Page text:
The Omaha area stands out as the nation's fastest-growing market for construction jobs, according to a new analysis by the Associated General Contractors of America that tracked 358 metro areas.
About 5,900 new construction jobs came on board locally between October 2018 and October 2019 — that's a 20% increase, the largest percentage gain among the metro areas reviewed, said Brian Turmail, national spokesman for the contractors group.
Today there are 35,500 workers in Omaha's construction market, the contractors group reported, up from a post-recession low of 21,000 in October 2011.
A related survey also discussed Friday found that 90 percent of Nebraska contractors, compared with 80 percent of contractors nationwide, reported a hard time finding qualified workers.
Sign up for The World-Herald's afternoon updates
Receive a summary of the day’s popular and trending stories from Omaha.com.
Many construction workers are retiring, Turmail said, and too few young adults are entering the field.
He and others, including members of the group's Nebraska chapter, visited the Metropolitan Community College Fort Omaha campus Friday to highlight ways to turn around the shortage. The community college opened its Construction Education Center about two years ago.
"We see the demand every day," said Nate Barry, Metro's dean of career and technical education. He said Omaha's top rank among fast-growing construction job cities reinforces the college's commitment to prepare the region's workforce for the high-demand career.
The national contractors group outlined other steps federal officials should take to build momentum. The plan includes a push to help construction students qualify for federal Pell Grants and for a doubling of federal funding for technical education programs over the next five years.
1 of 16
Tony Amato, Ann Amato and Sam Amato pictured at Amato's in 2015. After more than 45 years as a staple of central Omaha dining, Amato's Cafe & Catering closed in June of this year. The restaurant was well known for its oversized pancakes, its homemade Italian sausage, and a devoted neighborhood crowd.
Blue Blood Brewery in Lincoln abruptly closed its doors in May following a lawsuit brought by the property ownership group saying that the brewery and its owner, Brian Podwinski, owed unpaid rent. The brewery sat atop popular landmark Robber's Cave, whose owners have since reopened for public tours.
Buck's, the oldest shoe store in Nebraska and a pillar of Fremont's Main Street, sold its final pair of shoes near the end of April, closing three years shy of its 100th anniversary. Founder Earl Buck started the store in 1922 and grew it from a single Omaha store to one with more than 30 locations across Nebraska, Iowa and Kansas.
Kirk Brown, owner of Buck's Shoes since 1986, with customer Don Havekost. If you remove the time he spent at the University of Nebraska-Lincoln, Kirk has worked in Buck's pretty much every day of his life since he sold his first pair of shoes at age 13.
B&G Tasty Foods, known for its loose-meat sandwich, announced its closure this past April and closed on May 27, after being an Omaha staple for 66 years.
In 2017, Bass Pro Shops bought Cabela's, a Sidney-based retailer founded in 1961. After consolidating operations at its headquarters in Missouri, Bass Pro then closed the former distribution center in Sidney and merchandise return center in Oshkosh in March of this year. Now all that's left of the Cabela's operations in Sidney is a retail store and a limited corporate presence.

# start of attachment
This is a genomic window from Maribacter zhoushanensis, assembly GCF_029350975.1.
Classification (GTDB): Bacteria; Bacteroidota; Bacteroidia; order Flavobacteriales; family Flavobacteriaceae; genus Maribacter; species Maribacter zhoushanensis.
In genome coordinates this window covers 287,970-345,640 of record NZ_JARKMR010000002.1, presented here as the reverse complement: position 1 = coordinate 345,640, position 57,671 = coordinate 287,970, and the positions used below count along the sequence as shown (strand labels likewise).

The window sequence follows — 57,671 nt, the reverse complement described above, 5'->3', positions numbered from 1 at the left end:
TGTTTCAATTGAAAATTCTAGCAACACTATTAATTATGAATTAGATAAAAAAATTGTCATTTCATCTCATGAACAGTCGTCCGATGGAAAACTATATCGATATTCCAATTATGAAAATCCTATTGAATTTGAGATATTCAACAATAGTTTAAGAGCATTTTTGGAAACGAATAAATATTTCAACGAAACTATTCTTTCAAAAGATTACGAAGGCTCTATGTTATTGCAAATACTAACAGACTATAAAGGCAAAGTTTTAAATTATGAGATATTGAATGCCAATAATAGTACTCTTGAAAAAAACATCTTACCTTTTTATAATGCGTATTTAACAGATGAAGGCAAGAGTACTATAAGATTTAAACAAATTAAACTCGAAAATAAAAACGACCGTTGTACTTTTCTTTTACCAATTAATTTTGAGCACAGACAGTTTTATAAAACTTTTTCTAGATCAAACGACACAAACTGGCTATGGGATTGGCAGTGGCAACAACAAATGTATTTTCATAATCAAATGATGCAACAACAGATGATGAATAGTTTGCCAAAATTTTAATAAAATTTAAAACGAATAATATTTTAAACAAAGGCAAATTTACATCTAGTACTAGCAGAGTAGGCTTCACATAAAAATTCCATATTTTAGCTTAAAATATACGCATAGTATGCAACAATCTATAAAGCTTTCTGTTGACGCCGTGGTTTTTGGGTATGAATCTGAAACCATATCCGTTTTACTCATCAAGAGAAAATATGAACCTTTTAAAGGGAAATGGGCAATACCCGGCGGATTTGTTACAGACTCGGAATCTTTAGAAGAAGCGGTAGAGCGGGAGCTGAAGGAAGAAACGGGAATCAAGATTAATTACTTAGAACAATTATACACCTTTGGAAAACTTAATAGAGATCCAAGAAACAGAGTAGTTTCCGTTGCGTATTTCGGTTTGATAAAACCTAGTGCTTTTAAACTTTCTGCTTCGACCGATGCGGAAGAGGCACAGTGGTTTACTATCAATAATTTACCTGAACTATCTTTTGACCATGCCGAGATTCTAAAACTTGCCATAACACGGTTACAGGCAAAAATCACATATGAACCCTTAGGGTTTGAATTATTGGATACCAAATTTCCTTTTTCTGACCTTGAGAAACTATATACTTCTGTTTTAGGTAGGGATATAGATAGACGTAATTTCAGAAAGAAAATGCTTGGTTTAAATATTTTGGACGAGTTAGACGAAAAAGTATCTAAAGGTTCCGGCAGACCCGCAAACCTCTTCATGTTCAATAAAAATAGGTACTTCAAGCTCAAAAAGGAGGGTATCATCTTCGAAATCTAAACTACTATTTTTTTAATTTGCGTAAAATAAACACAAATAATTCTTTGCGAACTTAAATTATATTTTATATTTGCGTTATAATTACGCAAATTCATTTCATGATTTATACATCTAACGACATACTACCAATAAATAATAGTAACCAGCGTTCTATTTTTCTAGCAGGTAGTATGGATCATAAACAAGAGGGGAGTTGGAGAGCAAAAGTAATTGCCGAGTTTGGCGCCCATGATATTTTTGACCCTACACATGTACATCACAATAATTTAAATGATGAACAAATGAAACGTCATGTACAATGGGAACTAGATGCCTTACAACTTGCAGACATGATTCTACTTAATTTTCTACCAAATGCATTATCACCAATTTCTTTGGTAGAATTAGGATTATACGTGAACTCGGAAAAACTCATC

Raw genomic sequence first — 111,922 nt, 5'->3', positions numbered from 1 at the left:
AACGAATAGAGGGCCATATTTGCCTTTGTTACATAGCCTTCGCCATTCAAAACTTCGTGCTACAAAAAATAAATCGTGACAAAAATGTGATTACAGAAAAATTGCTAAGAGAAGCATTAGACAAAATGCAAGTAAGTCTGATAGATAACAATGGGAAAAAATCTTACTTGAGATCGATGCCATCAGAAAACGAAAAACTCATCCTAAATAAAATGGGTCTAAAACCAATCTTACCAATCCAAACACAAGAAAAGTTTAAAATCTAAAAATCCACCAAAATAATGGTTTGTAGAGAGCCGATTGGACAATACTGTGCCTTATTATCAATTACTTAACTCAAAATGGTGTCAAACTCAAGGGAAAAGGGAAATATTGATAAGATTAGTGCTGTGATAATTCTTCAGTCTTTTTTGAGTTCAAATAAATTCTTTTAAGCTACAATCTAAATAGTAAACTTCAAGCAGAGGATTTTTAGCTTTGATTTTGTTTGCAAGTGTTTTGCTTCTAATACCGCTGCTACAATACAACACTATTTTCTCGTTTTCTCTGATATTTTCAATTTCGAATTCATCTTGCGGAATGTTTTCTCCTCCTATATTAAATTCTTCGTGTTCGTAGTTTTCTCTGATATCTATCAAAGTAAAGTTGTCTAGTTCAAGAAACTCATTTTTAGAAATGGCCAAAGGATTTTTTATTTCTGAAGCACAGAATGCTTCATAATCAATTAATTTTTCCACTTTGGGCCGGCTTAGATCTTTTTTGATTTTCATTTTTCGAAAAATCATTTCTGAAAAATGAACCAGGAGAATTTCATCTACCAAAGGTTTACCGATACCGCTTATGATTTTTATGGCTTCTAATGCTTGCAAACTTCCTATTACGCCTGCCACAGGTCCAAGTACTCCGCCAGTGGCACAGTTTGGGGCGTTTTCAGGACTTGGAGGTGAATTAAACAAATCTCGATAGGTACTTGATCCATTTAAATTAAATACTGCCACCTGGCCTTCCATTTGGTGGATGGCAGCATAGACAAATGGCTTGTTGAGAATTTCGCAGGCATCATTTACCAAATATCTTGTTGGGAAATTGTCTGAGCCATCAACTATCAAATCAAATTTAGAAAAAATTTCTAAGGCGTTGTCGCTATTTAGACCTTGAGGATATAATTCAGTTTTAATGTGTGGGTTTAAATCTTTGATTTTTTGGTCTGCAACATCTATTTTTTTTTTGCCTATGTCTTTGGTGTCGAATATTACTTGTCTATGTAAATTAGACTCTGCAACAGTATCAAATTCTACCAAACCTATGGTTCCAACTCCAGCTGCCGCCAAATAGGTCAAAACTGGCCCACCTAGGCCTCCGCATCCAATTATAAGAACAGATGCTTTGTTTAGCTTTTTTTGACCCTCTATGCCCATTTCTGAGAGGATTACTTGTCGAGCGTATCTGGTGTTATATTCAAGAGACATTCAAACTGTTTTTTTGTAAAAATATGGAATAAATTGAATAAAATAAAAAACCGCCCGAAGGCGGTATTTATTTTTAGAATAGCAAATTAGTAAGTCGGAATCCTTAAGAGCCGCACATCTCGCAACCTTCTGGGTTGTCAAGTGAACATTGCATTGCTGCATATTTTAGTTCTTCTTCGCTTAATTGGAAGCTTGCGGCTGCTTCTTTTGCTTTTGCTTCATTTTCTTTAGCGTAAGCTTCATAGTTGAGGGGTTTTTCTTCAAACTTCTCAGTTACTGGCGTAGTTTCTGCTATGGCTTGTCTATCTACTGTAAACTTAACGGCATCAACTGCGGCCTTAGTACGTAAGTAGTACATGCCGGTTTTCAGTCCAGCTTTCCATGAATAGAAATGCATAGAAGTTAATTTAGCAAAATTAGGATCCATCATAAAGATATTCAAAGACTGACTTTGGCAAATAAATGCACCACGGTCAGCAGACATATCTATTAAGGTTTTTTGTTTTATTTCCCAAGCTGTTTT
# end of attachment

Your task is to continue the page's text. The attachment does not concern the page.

In the wake of the sale, former Cabela's staffers have started two different outdoors businesses in Sidney, Highby Outdoors and NexGen Outfitters. Toronto-based company MMP Enterprises has announced that it would locate 155 new jobs in Sidney at the former Cabela's building, according to the local economic development partnership.
After an attempted sale, Ascena Retail Group Inc. announced in May it would be closing the Dressbarn clothing chain, including locations in Omaha, Council Bluffs, Papillion, Lincoln, Grand Island and an outlet at Nebraska Crossing.
After countless birthday parties, mini-golf games and tickets exchanged for prizes, Family Fun Center closed in March of this year, selling off its remaining arcade games and inventory in a recent auction.
GERDA'S GERMAN RESTAURANT
Gerda's German Restaurant and Bakery, a mainstay at 52nd and Leavenworth, closed its doors in June of this year and will host its last Oktoberfest this month.
GERDA'S GERMAN RESTAURANT
The closing announcement came a year after the death of Gerda Bailey, the namesake and longtime owner of the business.
Shoes on display at the Grand Island Conestoga Mall Payless store in 2012. Payless ShoeSource filed for Chapter 11 bankruptcy in February of this year and began closing its remaining stores in North America, including three stores in Omaha, one in Bellevue and two in Lincoln.
Since declaring bankruptcy in January of this year, Shopko has closed more than 20 stores in Nebraska and Iowa, including this location in Council Bluffs.
Werner Trucks at the Pamida-Shopko facility at 10808 S. 132nd St. in 2011. Shopko effectively closed the distribution center in April of this year.
Longtime Omaha roller skating rink SkateDaze announced it would close in February of this year and held its final skate at the end of March.
Josten Estremera, left, and Riley Van Ginkel at work behind the skate rental counter during the final Adult Request Skate. According to a statement announcing the closure, owners Scott and Pam Cernik "are ready to hang up their skates and pursue other passions."